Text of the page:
16 Dec 2018

Stung by an opening round loss to South Korea in the Asia Rugby U19s championship, Hong Kong responded well in beating Sri Lanka 48-15 last night in Taiwan. Chinese Taipei beat Korea, 7-5, to keep things wide open ahead of the final round on Tuesday, 18 December.

Chinese Taipei top the table with eight points from two wins; Hong Kong’s bonus point win last night puts them in second place on six points - one ahead of Korea, while Sri Lanka have one point.

Hong Kong, five-time champions at this level and needing a sixth title to earn an invite to the World Rugby U20 Trophy - turned in a disciplined and patient effort, running rampant with seven tries.

Well aware of the amount of work they left themselves after losing to Korea, Hong Kong were on attack from the first minute, opting to kick for the deep line-out - one of the team’s best weapons - from several early penalty opportunities.

That aggressiveness paid off with Hong Kong’s pack dominating after being outmuscled by Korea. Hooker Callum Tam led from the front with a brace of tries, scoring in either half, while three other forwards figured on the score sheet - Rory Cinnamond, who scored his first try for Hong Kong at National Age Grade level, No.8 Hugo Christopher and Toby Jurecka.  Full-back Paul Altier added a try, five conversions and a penalty, in a complete performance that was missing in the opener from one of the squad’s most experienced players.

Hong Kong led 19-3 after 20 minutes with the first try from Jack Abbott in the fifth minute.  Altier was off on the conversion but made amends minutes later when converting Christopher’s 13th minute score.  

Shortly thereafter Sri Lanka’s prop was sent to the sin-bin. Tam was the immediate beneficiary scoring his first in the 18th minute. Altier’s conversion was true and Hong Kong extended its lead to 19-3 after conceding a penalty in the early stages.  Showing their pace and unpredictability the Tuskers claimed a short-handed try, with the conversion narrowing the gap to 19-10 as they returned to full strength.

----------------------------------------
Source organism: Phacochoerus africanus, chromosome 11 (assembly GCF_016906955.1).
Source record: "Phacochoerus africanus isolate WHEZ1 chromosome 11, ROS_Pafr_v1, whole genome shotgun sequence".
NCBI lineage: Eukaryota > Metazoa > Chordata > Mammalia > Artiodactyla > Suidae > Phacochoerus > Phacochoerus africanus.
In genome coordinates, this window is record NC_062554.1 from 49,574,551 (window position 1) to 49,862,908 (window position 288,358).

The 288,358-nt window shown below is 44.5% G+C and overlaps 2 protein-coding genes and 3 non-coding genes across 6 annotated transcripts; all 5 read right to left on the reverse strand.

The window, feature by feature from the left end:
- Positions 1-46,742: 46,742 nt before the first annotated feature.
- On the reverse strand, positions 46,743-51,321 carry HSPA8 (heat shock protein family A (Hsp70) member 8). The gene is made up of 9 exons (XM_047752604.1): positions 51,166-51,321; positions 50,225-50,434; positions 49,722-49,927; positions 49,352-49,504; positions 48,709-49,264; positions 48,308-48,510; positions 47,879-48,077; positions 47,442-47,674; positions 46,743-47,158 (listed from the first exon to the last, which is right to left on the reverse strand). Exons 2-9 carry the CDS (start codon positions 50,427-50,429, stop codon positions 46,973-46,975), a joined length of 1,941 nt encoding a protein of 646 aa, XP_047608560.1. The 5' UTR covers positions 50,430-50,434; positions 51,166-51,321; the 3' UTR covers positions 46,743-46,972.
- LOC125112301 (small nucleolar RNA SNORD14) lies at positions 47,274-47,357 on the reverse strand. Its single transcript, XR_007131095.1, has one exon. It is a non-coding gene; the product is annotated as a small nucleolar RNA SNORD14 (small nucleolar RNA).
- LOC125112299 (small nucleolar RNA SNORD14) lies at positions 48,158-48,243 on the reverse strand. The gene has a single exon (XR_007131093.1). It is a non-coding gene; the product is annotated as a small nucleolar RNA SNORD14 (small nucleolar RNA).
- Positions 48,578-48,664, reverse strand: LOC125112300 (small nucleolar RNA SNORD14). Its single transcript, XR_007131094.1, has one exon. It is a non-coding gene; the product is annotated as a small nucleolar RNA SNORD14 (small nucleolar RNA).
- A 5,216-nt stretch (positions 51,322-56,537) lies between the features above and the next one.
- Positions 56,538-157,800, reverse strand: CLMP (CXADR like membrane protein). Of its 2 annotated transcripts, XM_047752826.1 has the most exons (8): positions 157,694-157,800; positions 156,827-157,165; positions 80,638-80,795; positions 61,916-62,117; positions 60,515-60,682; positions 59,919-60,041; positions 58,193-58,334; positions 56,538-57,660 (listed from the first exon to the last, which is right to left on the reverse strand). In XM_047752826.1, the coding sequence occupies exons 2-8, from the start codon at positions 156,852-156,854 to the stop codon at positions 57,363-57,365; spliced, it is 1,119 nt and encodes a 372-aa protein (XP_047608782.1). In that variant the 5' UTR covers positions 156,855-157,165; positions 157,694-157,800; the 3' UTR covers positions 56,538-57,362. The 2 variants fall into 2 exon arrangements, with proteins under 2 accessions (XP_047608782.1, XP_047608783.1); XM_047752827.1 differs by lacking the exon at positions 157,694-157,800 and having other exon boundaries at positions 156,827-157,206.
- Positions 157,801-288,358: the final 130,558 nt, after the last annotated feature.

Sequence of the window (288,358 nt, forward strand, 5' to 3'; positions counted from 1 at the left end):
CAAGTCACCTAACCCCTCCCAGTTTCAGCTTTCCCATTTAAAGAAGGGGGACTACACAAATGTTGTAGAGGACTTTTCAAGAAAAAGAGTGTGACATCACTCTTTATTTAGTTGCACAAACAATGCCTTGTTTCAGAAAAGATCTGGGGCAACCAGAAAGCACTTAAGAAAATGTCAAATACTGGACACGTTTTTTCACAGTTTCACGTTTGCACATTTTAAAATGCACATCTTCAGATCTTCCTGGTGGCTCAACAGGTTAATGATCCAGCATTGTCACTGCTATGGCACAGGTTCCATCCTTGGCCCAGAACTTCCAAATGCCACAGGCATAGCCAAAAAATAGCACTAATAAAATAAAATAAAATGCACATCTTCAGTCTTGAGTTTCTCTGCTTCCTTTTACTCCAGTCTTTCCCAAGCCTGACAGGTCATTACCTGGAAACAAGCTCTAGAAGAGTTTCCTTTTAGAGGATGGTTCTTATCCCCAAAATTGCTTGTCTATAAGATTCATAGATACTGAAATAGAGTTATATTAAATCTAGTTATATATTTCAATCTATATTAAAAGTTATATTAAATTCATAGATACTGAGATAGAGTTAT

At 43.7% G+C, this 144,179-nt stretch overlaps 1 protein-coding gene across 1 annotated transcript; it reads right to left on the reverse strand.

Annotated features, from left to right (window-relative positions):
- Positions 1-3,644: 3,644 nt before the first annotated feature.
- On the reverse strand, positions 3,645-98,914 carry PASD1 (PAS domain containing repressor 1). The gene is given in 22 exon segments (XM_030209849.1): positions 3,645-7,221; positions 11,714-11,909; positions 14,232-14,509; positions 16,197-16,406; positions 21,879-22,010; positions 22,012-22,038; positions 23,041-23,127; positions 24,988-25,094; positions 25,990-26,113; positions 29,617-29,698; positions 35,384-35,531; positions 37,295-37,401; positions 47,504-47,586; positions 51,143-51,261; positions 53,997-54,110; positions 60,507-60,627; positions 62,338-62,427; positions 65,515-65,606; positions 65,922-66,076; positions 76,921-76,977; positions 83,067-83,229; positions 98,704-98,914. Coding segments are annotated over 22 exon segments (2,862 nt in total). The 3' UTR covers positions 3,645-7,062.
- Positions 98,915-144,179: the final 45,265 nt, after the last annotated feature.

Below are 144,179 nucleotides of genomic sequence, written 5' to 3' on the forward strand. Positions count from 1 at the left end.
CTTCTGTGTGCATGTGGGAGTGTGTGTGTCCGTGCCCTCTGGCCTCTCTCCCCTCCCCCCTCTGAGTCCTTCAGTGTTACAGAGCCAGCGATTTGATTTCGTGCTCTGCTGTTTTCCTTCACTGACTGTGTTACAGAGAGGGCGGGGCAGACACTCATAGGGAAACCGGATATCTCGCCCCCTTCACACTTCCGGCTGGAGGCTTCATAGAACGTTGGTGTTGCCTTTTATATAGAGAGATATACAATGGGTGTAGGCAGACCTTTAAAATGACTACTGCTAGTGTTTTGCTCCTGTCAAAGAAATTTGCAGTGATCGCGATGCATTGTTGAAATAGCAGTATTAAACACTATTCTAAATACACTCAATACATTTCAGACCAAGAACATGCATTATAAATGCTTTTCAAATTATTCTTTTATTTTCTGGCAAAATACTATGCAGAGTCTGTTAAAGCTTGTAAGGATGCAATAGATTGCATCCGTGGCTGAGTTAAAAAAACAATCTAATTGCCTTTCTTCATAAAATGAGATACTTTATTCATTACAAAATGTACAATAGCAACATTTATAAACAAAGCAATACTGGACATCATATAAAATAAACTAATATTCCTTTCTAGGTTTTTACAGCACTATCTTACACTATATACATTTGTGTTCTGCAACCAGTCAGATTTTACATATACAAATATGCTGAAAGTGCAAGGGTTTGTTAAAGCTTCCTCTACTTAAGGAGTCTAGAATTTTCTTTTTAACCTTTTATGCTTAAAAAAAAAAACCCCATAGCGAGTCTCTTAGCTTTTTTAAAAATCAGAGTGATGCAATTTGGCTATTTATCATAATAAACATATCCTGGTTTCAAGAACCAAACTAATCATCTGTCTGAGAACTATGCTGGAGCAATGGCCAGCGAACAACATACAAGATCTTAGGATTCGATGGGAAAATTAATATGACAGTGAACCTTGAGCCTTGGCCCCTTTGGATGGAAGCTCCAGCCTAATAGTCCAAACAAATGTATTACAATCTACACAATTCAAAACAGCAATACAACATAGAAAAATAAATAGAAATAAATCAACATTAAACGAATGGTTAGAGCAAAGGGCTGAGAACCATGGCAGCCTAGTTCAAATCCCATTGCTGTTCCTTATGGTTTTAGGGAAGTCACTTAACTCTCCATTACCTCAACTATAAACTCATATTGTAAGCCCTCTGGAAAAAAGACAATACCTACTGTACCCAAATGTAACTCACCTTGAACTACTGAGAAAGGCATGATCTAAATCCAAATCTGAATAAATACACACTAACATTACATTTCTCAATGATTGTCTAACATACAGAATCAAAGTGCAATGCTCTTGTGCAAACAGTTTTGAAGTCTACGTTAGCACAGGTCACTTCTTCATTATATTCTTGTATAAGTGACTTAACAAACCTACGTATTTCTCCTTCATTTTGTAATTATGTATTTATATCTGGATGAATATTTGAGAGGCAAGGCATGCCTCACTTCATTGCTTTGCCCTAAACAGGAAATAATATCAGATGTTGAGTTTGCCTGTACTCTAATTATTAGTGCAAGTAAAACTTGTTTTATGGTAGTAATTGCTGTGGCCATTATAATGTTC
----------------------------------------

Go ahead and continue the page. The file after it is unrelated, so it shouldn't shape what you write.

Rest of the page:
Hong Kong debutant Joseph Knight was then sent to the bin, marring an otherwise solid performance. The defence was up to the task, holding Sri Lanka off the scoreboard throughout their man advantage. Altier added his penalty before half-time to edge Hong Kong further ahead, 22-10. 

Leaving nothing to chance, Hong Kong dismantled Sri Lanka after the re-start, scoring thrice in ten minutes with Tam opening with a 43rd minute try, followed by blitzing efforts from Jurecka in the 47th minute and Altier in the 49th, as the lead ballooned to 41-10.  Cinnamond’s try pushed Hong Kong to 48 after Altier’s conversion, while Sri Lanka scored a consolation try to bring the final score to 48-15.

Coach Stephen Dowse was pleased with the effort, saying, “We controlled the game much better and were more physical, getting that front foot ball and making some positive carries. It was nothing different, honestly, to how we should have played against Korea.”

Dowse knows that his squad still has heavy lifting to do against the hosts, who attracted over 1,000 fans to watch them on Saturday night.

“Taipei are the surprise package of the tournament. At this level, every time a team gets some confidence and gets their heads up they are a threat. They hold the ball well and play at high tempo, when they are playing well they are hard to beat.

“We must start well and build the score methodically. If we can get the mental side of the game and our accuracy right then we will again be in a good place. It’s going to take a whole squad effort, with probably six or seven changes needed to cover injuries, and our focus is only on what we can control as a team and as a playing group.”

The win leaves Hong Kong in striking distance of a sixth title in a competition that can still be won by any of the top three teams. Hong Kong must beat Chinese Taipei and secure a bonus point, while keeping the hosts out of the bonus; a bonus point win for Korea over Sri Lanka, eminently possible based on form, would lift them back into contention on eight points.

“We’ve taken back control of our own destiny a bit. We still need to take maximum points and everything is still very much up for grabs, but we can only control our own response. It all comes down to us and what we can do and control, but we want to take it out of everyone else’s hands now.

“There was a lot resting on the Sri Lanka result and the players knew and accepted that and took ownership of their performance. We’ve talked a lot about this not being about individuals but about the opportunities we create for the programme, like qualifying for the U20 Trophy. We need to create those opportunities, not just for ourselves, but for the programme and the guys behind us as well,” he added.